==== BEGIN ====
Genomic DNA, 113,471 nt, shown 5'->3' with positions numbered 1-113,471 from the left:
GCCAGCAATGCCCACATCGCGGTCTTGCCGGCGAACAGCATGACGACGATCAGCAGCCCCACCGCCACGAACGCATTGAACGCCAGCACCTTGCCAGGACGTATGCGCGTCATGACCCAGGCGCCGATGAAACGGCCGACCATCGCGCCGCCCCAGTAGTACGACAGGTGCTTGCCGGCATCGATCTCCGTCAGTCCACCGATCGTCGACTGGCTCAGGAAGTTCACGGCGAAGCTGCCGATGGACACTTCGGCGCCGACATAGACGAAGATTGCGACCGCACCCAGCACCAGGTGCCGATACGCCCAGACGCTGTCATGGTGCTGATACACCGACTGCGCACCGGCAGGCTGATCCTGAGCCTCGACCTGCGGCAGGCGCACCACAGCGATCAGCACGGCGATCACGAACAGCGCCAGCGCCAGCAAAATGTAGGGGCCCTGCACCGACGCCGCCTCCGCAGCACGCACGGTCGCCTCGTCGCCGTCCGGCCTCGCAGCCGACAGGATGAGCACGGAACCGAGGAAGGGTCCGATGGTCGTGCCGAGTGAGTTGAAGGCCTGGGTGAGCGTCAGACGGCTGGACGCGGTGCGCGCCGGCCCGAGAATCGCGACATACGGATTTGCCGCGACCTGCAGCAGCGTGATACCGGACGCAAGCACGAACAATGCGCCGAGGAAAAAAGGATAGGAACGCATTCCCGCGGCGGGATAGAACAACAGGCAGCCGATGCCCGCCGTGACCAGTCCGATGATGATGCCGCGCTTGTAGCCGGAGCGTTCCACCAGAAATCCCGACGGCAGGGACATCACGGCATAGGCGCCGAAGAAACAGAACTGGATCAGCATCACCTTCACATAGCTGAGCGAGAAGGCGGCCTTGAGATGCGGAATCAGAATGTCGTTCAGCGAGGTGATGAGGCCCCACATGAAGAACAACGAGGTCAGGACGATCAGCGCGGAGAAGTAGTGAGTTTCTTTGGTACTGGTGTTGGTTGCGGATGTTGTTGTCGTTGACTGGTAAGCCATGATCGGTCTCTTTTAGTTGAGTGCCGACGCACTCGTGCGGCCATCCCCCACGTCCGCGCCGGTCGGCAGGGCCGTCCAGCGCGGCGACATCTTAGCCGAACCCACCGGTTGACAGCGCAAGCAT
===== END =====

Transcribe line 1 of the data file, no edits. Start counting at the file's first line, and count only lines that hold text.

Genomic DNA, 113,471 nt, shown 5'->3' with positions numbered 1-113,471 from the left: